2. Inform everyone of your plans – Different schools will have different policies on the use of social media. If you are at the university level, you probably do not have as much to worry about. However, if you are in an Elementary or Middle School setting it may be necessary to receive permission from parents. Regardless of the permissions needed, be sure to set up a classroom blog or Facebook page as opposed to having students each create or use their own account. And when posting, double check that students are not using personally identifiable information.
  3. Start with one topic/idea/project – Using social media is not something you are required to go all in with if you decide to give it a try. You can create a classroom Twitter account for just one project to begin with. If it goes well, you can always create additional accounts for other projects, or decide to create one main account that you use for all projects.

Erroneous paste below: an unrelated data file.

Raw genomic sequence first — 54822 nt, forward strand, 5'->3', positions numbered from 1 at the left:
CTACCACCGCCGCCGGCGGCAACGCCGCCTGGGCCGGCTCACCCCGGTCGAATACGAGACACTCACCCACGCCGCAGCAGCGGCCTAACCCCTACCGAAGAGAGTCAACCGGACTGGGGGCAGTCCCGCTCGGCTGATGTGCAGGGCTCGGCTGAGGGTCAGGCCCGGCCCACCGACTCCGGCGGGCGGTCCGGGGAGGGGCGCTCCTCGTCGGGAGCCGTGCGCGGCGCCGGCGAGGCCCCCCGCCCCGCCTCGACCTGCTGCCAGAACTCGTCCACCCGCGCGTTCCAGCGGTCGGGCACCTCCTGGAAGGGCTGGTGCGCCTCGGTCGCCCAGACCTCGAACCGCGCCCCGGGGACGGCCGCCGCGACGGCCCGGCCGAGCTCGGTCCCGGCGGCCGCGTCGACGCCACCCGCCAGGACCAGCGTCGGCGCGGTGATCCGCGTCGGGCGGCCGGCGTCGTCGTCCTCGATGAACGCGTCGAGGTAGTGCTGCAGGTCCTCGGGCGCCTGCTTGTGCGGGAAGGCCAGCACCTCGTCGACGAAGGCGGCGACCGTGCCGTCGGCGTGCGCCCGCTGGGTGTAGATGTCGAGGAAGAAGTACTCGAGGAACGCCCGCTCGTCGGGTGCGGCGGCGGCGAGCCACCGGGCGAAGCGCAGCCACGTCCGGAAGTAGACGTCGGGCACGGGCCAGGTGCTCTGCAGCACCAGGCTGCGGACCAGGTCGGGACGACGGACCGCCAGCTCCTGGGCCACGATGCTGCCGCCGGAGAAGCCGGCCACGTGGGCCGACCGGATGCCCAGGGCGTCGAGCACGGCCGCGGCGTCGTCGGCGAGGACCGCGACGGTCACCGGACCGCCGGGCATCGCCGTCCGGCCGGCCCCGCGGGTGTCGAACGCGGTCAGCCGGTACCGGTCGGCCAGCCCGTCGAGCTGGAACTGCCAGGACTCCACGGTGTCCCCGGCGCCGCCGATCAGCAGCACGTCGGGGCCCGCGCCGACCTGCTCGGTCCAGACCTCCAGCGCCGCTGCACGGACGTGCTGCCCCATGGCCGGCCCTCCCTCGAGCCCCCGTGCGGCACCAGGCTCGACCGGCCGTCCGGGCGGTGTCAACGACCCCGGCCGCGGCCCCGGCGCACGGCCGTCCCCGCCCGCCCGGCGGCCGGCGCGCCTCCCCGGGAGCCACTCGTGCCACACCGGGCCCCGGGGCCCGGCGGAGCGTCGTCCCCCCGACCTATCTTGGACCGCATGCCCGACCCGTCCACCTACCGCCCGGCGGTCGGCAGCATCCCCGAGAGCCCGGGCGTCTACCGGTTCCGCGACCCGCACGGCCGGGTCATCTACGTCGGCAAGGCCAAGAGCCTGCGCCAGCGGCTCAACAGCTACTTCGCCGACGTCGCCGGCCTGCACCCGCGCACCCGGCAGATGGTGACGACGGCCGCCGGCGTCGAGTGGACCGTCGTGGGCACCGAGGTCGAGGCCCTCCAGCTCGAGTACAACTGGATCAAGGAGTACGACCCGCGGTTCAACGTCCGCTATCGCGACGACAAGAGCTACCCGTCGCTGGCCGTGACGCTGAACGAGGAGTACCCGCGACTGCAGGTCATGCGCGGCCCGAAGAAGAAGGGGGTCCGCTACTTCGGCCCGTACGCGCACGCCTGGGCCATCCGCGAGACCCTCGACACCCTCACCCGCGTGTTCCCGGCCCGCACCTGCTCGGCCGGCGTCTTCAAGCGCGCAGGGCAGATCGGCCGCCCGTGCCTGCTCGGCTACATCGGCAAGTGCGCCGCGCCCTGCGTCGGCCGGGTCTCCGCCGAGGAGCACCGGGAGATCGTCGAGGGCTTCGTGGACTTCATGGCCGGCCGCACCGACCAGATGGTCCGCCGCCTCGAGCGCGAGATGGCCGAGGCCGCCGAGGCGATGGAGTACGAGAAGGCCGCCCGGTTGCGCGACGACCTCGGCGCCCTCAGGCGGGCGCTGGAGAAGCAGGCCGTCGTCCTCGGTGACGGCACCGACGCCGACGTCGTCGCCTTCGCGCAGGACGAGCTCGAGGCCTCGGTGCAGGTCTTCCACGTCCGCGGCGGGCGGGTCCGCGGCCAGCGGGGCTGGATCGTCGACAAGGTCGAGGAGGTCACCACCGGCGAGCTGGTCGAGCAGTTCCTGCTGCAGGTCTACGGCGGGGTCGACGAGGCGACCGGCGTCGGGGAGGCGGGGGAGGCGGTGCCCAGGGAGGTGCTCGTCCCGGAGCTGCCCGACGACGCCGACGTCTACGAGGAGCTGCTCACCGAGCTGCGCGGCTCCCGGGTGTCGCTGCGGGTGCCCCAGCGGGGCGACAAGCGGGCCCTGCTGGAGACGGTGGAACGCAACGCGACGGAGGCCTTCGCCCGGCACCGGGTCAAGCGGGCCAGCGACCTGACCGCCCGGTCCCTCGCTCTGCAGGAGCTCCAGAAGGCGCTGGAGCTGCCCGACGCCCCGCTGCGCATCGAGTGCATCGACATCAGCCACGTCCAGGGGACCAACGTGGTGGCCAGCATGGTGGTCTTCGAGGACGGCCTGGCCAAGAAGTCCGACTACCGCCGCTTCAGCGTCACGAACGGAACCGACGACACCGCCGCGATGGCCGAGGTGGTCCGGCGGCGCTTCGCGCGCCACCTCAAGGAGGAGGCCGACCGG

For those of you who are already using social media, I would love to hear your feedback in the comments section below. How are you using social media in the classroom? Has it been successful? Do you have any tips for anyone just getting started?

If you haven’t started yet, what are some ideas on how you may use it in the future?

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About Jason Carroll